Speaking at a media event in Sydney this week, Honda Australia managing director Stephen Collins first announced that right-hand-drive production was underway for the NSX, before confirming the Civic Type R will arrive in 2017, and then promising there was more to come.
Collins couldn’t confirm a new Integra Type R specifically, but he confessed “there has been a lot of discussion about that globally” and added that many markets including Australia were begging Honda for more sports cars, and the company was now listening.
“I would say, for us, it’s clear there would be an opportunity for us so if a model like that [Integra Type R] were to become available we would absolutely put our hand up for it,” he continued. “Right now there is nothing but whether there is in the foreseeable future, I would hope so.
“In the 1990s [we had] the Preludes and Integras and all these cool-looking coupes, and then I think sporty-wise the brand lost their way a bit, and I think us [Honda Australia] and other markets want more sporty cars.
“I think most advanced markets are communicating that we want to keep dialing up the sportiness … and I think that’s what we’re starting to see, and if we can fill that gap with another $35,000 sports car, who knows.”
The local managing director admits that a brand once known as the Japanese BMW had “become a bit beige” but he expressed the view that, internally, that was acknowledged, resolved and the resulting change in attitude would show in years to come.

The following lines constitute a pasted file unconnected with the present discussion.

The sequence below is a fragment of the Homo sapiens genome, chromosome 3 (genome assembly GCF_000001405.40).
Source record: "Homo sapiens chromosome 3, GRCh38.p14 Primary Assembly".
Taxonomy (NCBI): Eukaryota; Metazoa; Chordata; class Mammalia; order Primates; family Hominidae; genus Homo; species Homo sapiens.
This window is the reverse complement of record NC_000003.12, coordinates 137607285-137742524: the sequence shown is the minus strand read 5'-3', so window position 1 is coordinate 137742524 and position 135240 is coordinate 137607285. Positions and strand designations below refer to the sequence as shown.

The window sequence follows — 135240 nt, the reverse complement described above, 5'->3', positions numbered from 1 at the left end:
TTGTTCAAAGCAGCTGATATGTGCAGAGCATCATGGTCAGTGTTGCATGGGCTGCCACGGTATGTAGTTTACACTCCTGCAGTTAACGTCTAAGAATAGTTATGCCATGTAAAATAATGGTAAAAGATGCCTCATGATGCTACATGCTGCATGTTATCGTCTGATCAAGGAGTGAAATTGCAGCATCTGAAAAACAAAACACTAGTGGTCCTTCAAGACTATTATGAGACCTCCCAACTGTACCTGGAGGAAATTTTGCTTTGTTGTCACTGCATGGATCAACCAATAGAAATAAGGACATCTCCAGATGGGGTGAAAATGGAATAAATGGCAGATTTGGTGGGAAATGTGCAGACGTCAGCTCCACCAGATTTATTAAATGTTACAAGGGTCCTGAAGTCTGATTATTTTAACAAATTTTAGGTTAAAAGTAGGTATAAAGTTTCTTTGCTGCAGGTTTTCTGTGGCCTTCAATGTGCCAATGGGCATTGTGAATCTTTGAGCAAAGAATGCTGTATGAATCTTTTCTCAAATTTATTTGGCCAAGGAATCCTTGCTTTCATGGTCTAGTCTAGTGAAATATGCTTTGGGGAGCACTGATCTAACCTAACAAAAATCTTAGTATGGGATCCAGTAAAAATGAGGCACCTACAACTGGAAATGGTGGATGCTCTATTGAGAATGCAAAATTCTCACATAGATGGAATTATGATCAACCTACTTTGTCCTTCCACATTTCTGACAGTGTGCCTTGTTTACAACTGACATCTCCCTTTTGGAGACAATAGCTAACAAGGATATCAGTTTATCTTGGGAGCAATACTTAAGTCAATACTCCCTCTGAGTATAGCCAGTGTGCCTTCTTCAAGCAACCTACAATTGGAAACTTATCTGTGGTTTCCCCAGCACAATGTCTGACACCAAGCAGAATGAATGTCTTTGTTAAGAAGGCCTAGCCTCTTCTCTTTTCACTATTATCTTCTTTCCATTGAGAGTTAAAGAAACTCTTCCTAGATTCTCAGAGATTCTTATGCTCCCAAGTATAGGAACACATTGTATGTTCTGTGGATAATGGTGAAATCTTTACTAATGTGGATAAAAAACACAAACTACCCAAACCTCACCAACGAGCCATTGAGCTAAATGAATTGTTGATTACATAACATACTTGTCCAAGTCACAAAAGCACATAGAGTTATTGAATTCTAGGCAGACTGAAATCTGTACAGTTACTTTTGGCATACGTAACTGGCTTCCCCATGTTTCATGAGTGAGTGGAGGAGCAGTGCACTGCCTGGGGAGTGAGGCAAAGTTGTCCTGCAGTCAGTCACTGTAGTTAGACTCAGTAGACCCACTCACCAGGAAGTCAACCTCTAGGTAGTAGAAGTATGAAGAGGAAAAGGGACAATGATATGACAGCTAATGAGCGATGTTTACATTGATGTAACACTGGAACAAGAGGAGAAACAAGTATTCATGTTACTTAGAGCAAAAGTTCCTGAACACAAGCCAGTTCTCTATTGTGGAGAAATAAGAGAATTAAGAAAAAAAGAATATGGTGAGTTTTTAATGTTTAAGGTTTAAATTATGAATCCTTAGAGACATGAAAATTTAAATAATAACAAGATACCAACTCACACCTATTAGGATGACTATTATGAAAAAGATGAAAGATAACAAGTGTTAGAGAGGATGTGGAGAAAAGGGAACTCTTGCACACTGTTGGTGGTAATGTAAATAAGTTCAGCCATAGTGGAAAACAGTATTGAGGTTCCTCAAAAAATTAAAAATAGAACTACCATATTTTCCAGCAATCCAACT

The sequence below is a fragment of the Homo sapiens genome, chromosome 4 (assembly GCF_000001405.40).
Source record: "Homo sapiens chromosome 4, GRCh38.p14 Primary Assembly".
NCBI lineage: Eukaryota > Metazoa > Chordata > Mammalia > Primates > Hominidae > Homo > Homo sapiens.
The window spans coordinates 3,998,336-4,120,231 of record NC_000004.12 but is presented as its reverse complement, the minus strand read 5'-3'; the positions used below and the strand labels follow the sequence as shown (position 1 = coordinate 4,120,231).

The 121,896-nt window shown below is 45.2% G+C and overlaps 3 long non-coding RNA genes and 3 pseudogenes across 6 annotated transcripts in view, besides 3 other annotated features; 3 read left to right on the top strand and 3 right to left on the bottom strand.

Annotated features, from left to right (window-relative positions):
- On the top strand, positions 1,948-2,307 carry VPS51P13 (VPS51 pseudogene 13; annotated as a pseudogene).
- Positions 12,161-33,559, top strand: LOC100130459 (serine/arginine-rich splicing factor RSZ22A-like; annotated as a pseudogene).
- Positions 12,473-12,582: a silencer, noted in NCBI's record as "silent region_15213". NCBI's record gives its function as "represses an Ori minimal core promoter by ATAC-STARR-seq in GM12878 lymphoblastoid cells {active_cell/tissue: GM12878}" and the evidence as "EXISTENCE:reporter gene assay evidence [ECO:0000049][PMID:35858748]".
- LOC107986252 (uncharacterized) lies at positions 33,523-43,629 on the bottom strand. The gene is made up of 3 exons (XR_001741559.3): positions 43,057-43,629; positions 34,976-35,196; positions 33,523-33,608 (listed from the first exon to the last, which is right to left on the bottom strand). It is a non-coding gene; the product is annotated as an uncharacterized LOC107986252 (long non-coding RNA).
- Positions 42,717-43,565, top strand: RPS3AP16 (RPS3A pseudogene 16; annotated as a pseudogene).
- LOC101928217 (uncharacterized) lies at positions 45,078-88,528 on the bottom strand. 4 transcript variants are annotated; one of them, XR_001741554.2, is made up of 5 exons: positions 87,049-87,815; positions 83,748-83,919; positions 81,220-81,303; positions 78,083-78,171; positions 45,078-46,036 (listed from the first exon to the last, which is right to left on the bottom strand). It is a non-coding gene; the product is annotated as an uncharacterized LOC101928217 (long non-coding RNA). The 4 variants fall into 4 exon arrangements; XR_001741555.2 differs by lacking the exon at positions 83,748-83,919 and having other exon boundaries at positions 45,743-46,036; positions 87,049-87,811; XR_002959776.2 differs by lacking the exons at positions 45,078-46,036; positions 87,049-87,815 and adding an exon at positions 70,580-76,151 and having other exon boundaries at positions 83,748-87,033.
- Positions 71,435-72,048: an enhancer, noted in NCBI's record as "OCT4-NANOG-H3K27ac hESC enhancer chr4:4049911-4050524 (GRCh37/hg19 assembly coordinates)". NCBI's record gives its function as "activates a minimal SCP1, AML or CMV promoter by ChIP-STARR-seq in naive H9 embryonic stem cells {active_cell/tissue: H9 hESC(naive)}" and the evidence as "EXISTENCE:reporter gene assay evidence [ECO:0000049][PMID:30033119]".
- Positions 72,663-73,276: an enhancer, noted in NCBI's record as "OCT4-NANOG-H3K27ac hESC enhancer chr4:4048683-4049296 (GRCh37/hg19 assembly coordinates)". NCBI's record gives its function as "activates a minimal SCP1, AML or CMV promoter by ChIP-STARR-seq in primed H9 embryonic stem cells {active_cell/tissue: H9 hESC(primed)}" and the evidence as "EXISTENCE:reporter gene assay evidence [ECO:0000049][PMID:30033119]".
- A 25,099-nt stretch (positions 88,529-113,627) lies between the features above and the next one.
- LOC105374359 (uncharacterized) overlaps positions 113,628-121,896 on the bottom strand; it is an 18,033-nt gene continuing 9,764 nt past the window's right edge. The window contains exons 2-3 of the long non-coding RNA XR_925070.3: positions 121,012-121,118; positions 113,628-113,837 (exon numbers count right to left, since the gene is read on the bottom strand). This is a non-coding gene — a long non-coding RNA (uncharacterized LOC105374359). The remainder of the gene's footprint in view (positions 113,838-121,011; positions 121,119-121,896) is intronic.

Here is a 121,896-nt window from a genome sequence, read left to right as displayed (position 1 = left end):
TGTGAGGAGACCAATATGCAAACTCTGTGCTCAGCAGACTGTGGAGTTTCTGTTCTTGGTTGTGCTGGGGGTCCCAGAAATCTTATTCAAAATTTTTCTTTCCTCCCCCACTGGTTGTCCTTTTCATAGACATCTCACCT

“At the end of the day it’s the company’s will [now] to go down the track of more sporty cars,” Collins added.
“Our company’s president … has said he wants to give more freedom to R&D and I think, my memory of the 1980s and 1990s was that Honda R&D had a lot of freedom and that’s when they came up with some damn cool stuff.
“So I think from the Honda president down that’s starting to be acknowledged and you’re starting to see the fruits of that, and over the next few years you’ll see more of the fruits of that thinking.”
Honda was hit hard by the Global Financial Crisis (GFC) and stripped its R&D budget as a result. It saw the demise of the 2008 three-door Civic Type R without an immediate replacement, while the quirky CR-Z hybrid ended production last year without a successor.
The Integra Type R was last sold here in 2004 with a 147kW/192Nm 2.0-litre four-cylinder engine driving the front wheels through a six-speed transmission, and priced from $42,990 plus on-road costs.
At almost 10 times the price, Honda Australia is currently in talks with the US factory building the $420,000 NSX supercar to see how many RHD built ‘slots’ it can get to tell owners when they can expect delivery.
Eight firm orders have been placed in the five national dealerships selling the NSX, with the brand set to offer free servicing to owners and appoint a ‘master technician’ who will fly around the country to service each car.
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